The following article contains a spoiler about the upcoming second half of the “Mad Men” season. It's not a big spoiler. It's about facial hair. But I feel like warning you anyway, given how secretive Matt Weiner and the “Mad Men” team are about even the least significant of spoilers.
The last seven “Mad Men” episodes begin to roll out on Sunday, April 5 and other than that facial hair spoiler, there's no point in trying to get anybody to talk about where things are headed. But we were able to talk about where we've been, so if you haven't seen the 2014 episodes, that's spoiled here.
Instead, when I sat down with John Slattery last week, we talked about where we left Roger Sterling last year, a seven-episode arc that saw the death of his professional mentor, the emotional loss of his daughter to a cult and the character's finale business decision that may or may not end up looking like a deal with the Devil by the time we're done.
While Slattery was a steadily working and well-regarded character actor before “Mad Men,” the AMC series has earned him Emmy nominations and expanded his career with a number of admired directing stints. We discussed those directing experiences and also the challenges of looking at post-“Mad Men” scripts.
Click through for the full Q&A, but maybe wait until Sunday if you don't want to know about facial hair…
HitFix: So is all of this needing to be introspective and looking back, is this a good thing for you or is this your nightmare having to go back and list your favorite moments over and over and remember all the sentiment?
John Slattery: Well, the sentiment is all pretty great. The finding a best moment, just my memory isn”t that encyclopedic. There was a minute there where they had Roger in the show was writing a memoir and then they had an idea, “What if we actually wrote a memoir for Roger?” and then it turned into really just a collection of quotes, “Sterling”s Gold.” And when I looked at it, when it came out I was amazed that there were like 200 pages of eight, 10 quotes a page. Half of them I didn”t remember saying and I mean maybe I have dementia but I think it was just because there was such an embarrassment of wealth and riches in that regard. So in scene-wise it”s similar. There”s so many good scenes and so many different reasons that it”s hard to pick one favorite.
HitFix: How often when you read a line of dialogue do you go, “Okay, I know this is gonna stick and hit with people” and how often are you surprised when you hear that people are percolating it through the world?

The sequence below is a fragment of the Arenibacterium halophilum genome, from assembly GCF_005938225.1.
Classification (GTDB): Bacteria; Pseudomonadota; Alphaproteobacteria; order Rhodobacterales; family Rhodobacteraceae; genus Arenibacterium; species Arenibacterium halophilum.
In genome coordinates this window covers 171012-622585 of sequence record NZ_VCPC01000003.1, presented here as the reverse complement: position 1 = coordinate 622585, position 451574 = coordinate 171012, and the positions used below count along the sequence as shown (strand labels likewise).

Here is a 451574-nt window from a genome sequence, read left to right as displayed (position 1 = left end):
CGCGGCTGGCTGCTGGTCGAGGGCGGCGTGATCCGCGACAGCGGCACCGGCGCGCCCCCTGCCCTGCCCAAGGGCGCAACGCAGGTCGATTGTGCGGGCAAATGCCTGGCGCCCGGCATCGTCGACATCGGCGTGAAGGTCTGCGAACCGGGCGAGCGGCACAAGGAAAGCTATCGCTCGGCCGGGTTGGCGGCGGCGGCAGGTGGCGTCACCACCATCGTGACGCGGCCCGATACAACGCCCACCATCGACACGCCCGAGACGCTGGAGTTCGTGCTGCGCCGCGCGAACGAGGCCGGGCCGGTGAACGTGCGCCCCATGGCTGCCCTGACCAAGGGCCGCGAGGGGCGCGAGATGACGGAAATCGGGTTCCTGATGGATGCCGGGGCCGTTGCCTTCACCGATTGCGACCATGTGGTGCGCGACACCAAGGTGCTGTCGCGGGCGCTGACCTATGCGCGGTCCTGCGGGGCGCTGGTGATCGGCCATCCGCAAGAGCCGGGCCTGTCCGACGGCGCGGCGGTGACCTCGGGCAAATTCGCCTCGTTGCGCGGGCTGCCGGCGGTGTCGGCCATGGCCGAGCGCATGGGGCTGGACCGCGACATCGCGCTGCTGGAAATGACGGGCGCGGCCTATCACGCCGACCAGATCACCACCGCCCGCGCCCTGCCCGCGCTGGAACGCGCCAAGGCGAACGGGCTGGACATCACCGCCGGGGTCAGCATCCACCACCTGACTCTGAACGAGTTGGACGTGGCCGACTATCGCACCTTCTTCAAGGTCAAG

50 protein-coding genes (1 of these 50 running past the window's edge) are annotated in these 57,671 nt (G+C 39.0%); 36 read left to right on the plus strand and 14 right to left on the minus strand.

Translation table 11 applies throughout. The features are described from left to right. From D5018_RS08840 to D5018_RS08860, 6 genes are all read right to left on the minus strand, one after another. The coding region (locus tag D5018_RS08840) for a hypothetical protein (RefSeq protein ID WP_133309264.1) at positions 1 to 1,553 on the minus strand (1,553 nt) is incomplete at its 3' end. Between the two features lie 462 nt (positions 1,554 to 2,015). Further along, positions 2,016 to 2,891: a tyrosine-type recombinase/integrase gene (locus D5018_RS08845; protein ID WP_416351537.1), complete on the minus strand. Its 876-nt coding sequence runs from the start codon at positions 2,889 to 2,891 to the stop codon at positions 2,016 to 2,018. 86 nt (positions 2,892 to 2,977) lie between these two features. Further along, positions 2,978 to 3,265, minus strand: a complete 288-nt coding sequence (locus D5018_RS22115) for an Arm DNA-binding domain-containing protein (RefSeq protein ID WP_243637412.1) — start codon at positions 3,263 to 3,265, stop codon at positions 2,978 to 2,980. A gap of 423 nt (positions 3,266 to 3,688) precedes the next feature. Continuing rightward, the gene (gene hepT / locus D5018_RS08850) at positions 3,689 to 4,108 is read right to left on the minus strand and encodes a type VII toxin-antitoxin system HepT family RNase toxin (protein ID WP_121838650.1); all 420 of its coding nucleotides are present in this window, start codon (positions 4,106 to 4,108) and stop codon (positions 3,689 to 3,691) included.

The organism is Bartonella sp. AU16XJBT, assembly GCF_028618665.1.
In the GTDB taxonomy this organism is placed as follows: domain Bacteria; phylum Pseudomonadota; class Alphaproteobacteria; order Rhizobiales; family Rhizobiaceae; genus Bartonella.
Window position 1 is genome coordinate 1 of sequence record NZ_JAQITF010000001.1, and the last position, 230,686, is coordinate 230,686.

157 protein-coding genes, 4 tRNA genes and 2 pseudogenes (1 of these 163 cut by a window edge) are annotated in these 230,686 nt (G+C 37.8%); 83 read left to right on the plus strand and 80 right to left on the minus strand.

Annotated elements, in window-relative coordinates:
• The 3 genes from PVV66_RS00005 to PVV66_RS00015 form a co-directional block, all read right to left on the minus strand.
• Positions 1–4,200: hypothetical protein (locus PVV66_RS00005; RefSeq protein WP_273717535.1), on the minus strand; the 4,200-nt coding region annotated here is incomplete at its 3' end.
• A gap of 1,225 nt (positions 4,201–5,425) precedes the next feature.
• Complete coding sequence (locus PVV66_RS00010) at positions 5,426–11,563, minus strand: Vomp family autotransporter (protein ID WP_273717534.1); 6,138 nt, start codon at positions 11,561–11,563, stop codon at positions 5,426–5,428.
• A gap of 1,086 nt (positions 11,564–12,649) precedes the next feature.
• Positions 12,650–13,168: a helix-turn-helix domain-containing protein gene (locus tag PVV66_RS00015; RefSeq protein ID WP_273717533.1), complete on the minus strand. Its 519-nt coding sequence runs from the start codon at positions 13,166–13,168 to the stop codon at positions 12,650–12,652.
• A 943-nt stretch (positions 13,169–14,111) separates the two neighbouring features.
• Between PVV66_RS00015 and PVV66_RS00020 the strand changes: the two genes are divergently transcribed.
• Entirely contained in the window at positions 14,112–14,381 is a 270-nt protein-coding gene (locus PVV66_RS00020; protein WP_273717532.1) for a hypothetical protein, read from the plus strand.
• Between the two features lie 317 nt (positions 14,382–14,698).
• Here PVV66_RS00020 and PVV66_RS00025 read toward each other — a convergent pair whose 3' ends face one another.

John Slattery: Well we do table reads every week and, you know, I”ve said this before but Hamm and I would sit next to each other and he”d be like, “That”s like four jokes in one page.” And the lines were so cast iron that you couldn”t screw them up. I mean you could and sometimes I did, but eventually you make them work. You never know what”s going to hit with people or be memorable or whatever, but I know what good writing is and it was so consistent and it”s so consistently funny for this character and in such a specific way. That I”ll miss.
HitFix: I looked over my notes on the things that are embargoed and I was pleased to see that Roger”s mustache is not, in fact, embargoed specifically. [It's not.] Tell me about the genesis of the mustache.
John Slattery: [You sense he's deciding whether or not this is a secret worth keeping.] Well we tried a mustache before and I don”t know for whatever reason, they didn”t want to do it. Matt did want to do it. I think I showed him – I”ll show you this [he reaches into his wallet for his driver's license] – I think I showed him at one point, I had this and I showed it to him and he was like, “What the hell is that?” And I said, “I was making a movie and I had to get a new driver”s license.” [Slattery's driver's license features an Alex Trebek-esque mustache. It should be noted this is not Roger's “Mad Men” mustache.]
HitFix: That”s just with you forever now.
John Slattery: Yeah. He”s like, “Oh, that”s interesting.” But everybody grew a mustache in 1969, so I”m told. I mean all the guys that”s what they did, you know, especially people who were less or more rather conservative. That was their foray into the kind of trying to look hip and young. I don”t think that mustache makes me look any younger that”s for sure. But I think it”s funny and I think it”s a good part of the story.
HitFix: In the sort of mid-season finale or finale Roger made a decision that seemed to be at least potentially viewable as selling his soul to the Devil or selling the firm”s soul to the Devil as well. How did you look at what he did there?
John Slattery: Well I mean it was either that or it was all gonna dissolve. This was a way of saving himself, making money moving forward, bringing Don back into the fold. A sort of subsidiary of McCann so it was, yes, selling your soul to working for the devil, but being able to keep your own shingle out at the same time. I think it he stepped up and did what he had to do at the prompting of Bert Cooper.
HitFix: Bert”s demise – what do you think that leaves Roger without? What was sort of the role that he was occupying for Roger in the end?